Back in September, the Los Angeles Times, Sacramento’s public radio station, and CALmatters, a non-profit news service, combined to produce a compelling series of stories on how politicians had dug California’s public sector pensions into such a deep hole.
It’s mandatory reading. And more recent developments illustrate why pension funds in California, Colorado, and elsewhere will have such a tough time digging their way out.
Here’s the crux of last fall’s story:
With the stroke of a pen (in 1999), California Gov. Gray Davis signed legislation that gave prison guards, park rangers, Cal State professors and other state employees the kind of retirement security normally reserved for the wealthy.
More than 200,000 civil servants became eligible to retire at 55 — and in many cases collect more than half their highest salary for life. California Highway Patrol officers could retire at 50 and receive as much as 90% of their peak pay for as long as they lived.
Proponents sold the measure in 1999 with the promise that it would impose no new costs on California taxpayers. The state employees’ pension fund, they said, would grow fast enough to pay the bill in full.
They were off — by billions of dollars — and taxpayers will bear the consequences for decades to come.
In 2016, state employee pensions cost California taxpayers $5.4 billion — more than 30 times what the state paid for retirement benefits in 2000.
“If you’re asking me, with everything I’ve learned in the last 17 years, would I have signed SB 400…. no, I would not have signed it,” Davis, now 73, said in a recent interview at his Century City law office.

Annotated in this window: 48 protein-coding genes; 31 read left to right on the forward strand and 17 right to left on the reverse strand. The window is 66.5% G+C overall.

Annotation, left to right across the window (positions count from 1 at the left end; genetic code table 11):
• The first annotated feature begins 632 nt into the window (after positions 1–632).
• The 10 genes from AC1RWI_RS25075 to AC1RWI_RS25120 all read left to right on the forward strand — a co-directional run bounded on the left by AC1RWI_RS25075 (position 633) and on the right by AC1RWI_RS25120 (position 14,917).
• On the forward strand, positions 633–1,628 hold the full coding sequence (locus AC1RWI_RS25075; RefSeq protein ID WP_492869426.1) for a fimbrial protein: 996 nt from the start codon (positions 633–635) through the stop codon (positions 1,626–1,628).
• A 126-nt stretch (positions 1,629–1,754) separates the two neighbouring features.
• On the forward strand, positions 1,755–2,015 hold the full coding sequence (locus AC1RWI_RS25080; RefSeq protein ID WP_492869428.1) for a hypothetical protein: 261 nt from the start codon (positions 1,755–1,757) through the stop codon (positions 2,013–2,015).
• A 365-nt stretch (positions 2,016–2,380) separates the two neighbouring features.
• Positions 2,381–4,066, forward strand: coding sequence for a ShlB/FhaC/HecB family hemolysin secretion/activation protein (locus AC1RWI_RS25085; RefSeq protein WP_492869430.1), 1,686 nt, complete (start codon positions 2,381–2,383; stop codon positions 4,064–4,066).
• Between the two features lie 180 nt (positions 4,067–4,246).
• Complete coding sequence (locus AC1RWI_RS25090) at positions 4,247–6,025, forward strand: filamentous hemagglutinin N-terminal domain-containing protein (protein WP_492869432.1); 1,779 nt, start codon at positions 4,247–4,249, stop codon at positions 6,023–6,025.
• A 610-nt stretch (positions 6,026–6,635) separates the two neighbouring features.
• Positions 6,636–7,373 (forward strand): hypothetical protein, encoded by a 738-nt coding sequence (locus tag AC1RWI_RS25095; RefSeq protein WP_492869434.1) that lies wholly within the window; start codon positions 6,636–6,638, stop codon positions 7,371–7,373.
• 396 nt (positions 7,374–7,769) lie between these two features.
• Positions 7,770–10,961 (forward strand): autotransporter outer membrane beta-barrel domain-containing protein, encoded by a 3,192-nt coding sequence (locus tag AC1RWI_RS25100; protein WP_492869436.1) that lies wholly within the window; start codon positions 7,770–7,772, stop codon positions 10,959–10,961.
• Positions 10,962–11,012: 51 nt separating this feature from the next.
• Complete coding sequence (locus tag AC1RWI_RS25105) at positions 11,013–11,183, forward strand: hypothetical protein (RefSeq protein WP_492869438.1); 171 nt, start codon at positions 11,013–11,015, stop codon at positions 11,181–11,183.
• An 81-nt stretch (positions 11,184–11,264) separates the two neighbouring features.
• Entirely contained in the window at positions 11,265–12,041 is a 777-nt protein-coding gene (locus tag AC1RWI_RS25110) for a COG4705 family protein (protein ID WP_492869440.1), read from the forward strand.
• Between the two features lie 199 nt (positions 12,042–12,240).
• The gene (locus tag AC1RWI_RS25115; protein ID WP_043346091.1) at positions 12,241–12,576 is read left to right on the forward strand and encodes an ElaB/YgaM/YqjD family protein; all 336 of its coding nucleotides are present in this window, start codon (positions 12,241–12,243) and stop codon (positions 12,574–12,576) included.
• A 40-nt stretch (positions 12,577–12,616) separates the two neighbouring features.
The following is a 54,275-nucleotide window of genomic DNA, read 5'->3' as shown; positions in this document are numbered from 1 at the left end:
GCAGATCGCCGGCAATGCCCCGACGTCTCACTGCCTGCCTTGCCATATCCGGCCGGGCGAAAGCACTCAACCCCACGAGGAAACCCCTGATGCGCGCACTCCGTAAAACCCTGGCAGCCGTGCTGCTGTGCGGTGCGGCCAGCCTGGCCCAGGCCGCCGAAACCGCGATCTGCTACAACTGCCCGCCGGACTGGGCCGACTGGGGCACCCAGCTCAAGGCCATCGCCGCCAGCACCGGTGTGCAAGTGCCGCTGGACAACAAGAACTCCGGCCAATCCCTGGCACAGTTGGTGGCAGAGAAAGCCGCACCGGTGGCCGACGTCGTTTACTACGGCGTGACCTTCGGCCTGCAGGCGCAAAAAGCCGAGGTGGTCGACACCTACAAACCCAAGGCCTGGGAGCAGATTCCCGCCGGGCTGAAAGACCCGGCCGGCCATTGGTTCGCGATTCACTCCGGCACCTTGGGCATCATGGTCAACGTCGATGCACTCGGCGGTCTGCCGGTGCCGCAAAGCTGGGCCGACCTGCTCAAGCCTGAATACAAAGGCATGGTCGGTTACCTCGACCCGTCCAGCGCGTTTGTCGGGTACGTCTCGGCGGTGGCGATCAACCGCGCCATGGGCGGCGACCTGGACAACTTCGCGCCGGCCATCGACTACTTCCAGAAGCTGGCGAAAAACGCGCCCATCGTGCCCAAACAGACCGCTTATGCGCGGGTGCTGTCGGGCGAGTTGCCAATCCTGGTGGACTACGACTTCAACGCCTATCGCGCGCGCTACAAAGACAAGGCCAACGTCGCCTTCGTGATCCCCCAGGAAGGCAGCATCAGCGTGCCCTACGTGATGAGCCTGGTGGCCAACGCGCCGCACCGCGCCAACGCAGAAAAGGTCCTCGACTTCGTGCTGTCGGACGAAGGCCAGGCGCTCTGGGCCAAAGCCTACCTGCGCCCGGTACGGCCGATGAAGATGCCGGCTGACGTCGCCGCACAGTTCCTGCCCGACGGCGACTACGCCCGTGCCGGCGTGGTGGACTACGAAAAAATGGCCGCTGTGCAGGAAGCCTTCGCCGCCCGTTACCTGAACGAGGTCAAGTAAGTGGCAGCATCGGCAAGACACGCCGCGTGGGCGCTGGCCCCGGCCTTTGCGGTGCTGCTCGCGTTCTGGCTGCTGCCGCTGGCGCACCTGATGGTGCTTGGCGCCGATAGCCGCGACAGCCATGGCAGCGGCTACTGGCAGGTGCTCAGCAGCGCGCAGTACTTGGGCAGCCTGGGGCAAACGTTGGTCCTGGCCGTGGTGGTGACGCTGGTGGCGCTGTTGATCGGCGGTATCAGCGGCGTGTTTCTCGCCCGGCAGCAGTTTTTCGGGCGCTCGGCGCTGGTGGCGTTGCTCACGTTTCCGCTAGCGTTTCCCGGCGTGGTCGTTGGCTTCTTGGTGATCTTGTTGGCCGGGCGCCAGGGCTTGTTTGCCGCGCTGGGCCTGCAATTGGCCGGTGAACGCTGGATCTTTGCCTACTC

How did this happen? It’s a long an sordid story, ably chronicled in the series. In a nutshell, though, the bursting dot.com bubble tanked investment returns, and then, just as matters seemed to be improving a bit, the Great Recession hit.
It’s a familiar story, played out on a much larger stage than Colorado’s.
But here’s where it gets even stickier. Last week, California Governor Jerry Brown announced that in 2017, state contribution to CalPERS and other state retirement plans would increase by another $524 million. This is a direct result of the CalPERS board taking a moderate but necessary step to lower the projected rate of return on pension fund investments, from 7.5 percent to 7 percent. If returns are lower, money to make up the shortfall has to come from somewhere.
And that somewhere is taxpayers’ pockets.
Remember that the Colorado PERA board in November lowered the fund’s expected rate of return from 7.5 percent to 7.25 percent. We’ve argued that this was too modest a cut in assumptions, but even so, it will cause some budgetary pain.
Now read Saturday’s excellent Denver Post story on other state and local budget headaches. Then reach for a bottle of aspirin. Or something stronger.